Okavango Research Institute (ORI) has been appreciated as one of the leading research institutes in Africa by both the Ambassadors of France and Germany to Botswana during their visit to the facility this week.
France Ambassador Olivier Brochenin applauded that ORI has been doing great research work in the region which has led to the sustainable conservation of the area’s bio diversity, particularly in the Okavango Delta.
“This is one of the interesting institutions that bring a lot to sustainable development of this region for the benefit of the local communities and Botswana,” he said.
According to him, the French community has been supportive in developing and promoting research projects by actively taking part in some of the researches in Okavango and Botswana.
German Ambassador Margit Hellwig-Boette revealed that her government has a long lasting relationship and cooperation of over 10 years with Botswana government in the field of research.
Hellwig-Boette indicated that through the Southern African Science Service Centre for Climate Change and Adaptive Land Management (SASSCAL), Germany finances research projects at ORI on issues relating to land use conflicts, natural resource management, tourism and climate change among others.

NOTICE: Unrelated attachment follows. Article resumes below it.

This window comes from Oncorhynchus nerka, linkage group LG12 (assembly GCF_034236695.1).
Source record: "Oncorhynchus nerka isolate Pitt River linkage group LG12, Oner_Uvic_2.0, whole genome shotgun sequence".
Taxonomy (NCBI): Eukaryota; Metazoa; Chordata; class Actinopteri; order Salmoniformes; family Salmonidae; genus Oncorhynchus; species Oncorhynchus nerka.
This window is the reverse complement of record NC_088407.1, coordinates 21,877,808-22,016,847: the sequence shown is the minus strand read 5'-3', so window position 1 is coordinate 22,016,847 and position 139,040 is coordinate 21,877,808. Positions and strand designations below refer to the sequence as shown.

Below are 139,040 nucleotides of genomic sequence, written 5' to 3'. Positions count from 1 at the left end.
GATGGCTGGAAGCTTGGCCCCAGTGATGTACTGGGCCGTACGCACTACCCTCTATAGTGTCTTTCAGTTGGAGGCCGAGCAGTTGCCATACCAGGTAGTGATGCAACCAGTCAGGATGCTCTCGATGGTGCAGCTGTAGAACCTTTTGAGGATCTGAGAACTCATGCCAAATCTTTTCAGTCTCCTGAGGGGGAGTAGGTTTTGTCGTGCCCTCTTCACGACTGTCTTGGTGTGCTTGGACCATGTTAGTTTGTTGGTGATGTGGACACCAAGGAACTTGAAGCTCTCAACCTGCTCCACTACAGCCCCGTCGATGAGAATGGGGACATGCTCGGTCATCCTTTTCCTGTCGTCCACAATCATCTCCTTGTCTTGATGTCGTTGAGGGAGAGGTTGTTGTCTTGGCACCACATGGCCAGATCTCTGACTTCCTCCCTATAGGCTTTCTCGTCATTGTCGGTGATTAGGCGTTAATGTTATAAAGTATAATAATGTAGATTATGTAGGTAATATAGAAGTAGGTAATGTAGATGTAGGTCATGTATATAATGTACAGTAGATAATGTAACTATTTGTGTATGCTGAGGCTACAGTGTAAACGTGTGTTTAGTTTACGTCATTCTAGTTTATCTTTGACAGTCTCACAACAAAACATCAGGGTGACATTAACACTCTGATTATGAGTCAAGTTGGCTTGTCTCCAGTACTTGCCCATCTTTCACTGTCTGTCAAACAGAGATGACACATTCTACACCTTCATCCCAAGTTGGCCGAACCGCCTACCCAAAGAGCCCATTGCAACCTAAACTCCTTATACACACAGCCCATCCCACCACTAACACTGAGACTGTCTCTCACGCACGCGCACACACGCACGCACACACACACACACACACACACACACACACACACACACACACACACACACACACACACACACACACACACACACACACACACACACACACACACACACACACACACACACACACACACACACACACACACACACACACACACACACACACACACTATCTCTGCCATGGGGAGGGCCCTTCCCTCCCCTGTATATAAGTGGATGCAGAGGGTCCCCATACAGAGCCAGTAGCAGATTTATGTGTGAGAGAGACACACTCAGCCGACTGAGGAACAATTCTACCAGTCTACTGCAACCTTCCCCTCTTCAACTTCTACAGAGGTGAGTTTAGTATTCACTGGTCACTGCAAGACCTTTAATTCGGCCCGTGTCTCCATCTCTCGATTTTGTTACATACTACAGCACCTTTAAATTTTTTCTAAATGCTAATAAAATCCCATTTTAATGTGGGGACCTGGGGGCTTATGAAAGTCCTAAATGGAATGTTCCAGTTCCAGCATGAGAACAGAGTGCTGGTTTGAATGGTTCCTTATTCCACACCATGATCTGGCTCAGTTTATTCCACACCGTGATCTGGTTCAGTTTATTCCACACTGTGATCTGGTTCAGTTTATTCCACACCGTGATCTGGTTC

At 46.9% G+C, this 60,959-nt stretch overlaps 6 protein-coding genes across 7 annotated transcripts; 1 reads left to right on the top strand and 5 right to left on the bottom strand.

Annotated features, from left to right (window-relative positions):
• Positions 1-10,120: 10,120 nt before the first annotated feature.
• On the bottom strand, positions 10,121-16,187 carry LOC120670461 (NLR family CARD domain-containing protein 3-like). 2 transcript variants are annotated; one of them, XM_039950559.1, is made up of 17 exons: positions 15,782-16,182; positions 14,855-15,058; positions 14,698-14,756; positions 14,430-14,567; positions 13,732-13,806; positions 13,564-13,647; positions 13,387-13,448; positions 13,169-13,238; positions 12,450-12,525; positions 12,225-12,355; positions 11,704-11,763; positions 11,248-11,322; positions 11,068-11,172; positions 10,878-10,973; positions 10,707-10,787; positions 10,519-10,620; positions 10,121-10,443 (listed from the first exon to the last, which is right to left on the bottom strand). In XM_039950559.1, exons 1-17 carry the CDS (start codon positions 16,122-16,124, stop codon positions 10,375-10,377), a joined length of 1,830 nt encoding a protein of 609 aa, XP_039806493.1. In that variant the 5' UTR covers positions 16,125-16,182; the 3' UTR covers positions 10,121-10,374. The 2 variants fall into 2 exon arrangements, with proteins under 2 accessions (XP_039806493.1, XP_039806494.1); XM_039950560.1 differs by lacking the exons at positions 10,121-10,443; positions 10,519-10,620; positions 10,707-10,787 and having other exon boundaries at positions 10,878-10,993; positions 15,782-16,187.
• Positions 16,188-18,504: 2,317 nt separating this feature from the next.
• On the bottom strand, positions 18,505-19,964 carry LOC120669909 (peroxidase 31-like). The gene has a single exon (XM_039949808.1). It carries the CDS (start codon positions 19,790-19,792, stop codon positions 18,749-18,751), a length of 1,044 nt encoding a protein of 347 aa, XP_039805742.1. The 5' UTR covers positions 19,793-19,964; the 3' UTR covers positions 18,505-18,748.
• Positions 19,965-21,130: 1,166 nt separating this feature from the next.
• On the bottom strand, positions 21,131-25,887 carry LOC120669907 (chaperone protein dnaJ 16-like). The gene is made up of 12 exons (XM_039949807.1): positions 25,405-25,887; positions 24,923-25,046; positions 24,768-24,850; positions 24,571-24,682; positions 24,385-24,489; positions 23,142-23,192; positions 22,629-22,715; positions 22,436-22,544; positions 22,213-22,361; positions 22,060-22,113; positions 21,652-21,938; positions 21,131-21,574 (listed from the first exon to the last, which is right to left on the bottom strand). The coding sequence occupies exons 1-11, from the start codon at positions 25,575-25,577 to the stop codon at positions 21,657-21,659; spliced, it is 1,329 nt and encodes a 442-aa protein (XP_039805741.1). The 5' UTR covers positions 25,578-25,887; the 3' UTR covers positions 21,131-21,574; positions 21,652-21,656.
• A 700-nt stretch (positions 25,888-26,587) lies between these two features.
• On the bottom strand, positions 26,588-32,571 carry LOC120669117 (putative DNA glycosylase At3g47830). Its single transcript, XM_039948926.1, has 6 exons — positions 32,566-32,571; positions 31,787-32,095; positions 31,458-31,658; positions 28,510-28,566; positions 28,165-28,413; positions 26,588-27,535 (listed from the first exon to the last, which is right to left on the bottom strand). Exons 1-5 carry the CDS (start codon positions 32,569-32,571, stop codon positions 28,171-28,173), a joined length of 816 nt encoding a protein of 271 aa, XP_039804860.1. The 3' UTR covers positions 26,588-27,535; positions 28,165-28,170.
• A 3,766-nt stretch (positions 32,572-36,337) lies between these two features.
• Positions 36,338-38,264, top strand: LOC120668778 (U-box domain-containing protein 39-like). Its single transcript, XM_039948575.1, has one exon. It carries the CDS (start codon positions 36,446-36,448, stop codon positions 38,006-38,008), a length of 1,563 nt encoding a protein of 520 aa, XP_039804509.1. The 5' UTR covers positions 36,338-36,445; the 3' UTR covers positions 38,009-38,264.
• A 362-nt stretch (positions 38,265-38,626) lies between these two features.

She indicated that research funding at SASSCAL focuses on projects that has the interest of the people and the nation at large in order to improve the quality of people’s livelihood and standard.
She explained that through SASSCAL, German Development Corporation (GDC) helps institution like ORI to conduct data and information on climate, water, drought and sustainable wildlife management in order to help in decision making on such areas.
ORI has the Enhanced Livelihoods and Natural Resource Management under Accelerated Climate Change (ALNEC) research project sponsored by SASSCAL under the University of Botswana. The project intends to create a platform for the establishment of a collaborative, working relationship with communities to address the vivid and on-going human-wildlife conflict and failing conservation and development objectives in Okavango.
“This is a considerable contribution to Botswana government and it is also combined with the allocation of research grants so that young and inspiring students and researchers can have more access to finance to do research projects which are important for the country,” she said.
She further revealed that Germany and France are the biggest contributors to the bilateral funding which are used to fund research projects in Botswana indicating that Germany contribute 25% while France contribute 20%.